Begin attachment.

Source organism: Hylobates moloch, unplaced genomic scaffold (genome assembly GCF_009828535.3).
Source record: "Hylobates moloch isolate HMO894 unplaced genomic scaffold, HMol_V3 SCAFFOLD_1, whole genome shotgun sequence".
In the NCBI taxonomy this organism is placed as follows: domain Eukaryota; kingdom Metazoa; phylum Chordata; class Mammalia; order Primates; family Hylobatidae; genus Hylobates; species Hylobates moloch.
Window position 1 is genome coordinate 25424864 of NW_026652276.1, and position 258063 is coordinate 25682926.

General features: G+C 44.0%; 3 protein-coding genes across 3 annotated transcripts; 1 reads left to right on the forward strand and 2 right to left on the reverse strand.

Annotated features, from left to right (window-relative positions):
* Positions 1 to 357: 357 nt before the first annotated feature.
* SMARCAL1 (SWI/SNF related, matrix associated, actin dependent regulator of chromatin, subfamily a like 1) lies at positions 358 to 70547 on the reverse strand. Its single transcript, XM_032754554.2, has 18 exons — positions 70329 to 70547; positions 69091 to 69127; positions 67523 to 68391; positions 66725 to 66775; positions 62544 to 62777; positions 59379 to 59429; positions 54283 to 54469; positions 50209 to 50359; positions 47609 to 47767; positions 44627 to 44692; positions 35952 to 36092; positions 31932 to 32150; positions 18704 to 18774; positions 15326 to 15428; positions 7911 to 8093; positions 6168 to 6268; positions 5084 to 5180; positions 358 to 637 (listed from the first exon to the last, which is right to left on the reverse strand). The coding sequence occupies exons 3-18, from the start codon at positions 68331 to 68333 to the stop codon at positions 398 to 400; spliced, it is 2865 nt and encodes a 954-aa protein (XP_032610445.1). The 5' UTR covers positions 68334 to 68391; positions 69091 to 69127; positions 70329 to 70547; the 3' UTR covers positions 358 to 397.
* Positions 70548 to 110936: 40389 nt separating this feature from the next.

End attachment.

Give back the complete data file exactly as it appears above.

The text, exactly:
Source organism: Hylobates moloch, unplaced genomic scaffold (genome assembly GCF_009828535.3).
Source record: "Hylobates moloch isolate HMO894 unplaced genomic scaffold, HMol_V3 SCAFFOLD_1, whole genome shotgun sequence".
In the NCBI taxonomy this organism is placed as follows: domain Eukaryota; kingdom Metazoa; phylum Chordata; class Mammalia; order Primates; family Hylobatidae; genus Hylobates; species Hylobates moloch.
Window position 1 is genome coordinate 25424864 of NW_026652276.1, and position 258063 is coordinate 25682926.

General features: G+C 44.0%; 3 protein-coding genes across 3 annotated transcripts; 1 reads left to right on the forward strand and 2 right to left on the reverse strand.

Annotated features, from left to right (window-relative positions):
* Positions 1 to 357: 357 nt before the first annotated feature.
* SMARCAL1 (SWI/SNF related, matrix associated, actin dependent regulator of chromatin, subfamily a like 1) lies at positions 358 to 70547 on the reverse strand. Its single transcript, XM_032754554.2, has 18 exons — positions 70329 to 70547; positions 69091 to 69127; positions 67523 to 68391; positions 66725 to 66775; positions 62544 to 62777; positions 59379 to 59429; positions 54283 to 54469; positions 50209 to 50359; positions 47609 to 47767; positions 44627 to 44692; positions 35952 to 36092; positions 31932 to 32150; positions 18704 to 18774; positions 15326 to 15428; positions 7911 to 8093; positions 6168 to 6268; positions 5084 to 5180; positions 358 to 637 (listed from the first exon to the last, which is right to left on the reverse strand). The coding sequence occupies exons 3-18, from the start codon at positions 68331 to 68333 to the stop codon at positions 398 to 400; spliced, it is 2865 nt and encodes a 954-aa protein (XP_032610445.1). The 5' UTR covers positions 68334 to 68391; positions 69091 to 69127; positions 70329 to 70547; the 3' UTR covers positions 358 to 397.
* Positions 70548 to 110936: 40389 nt separating this feature from the next.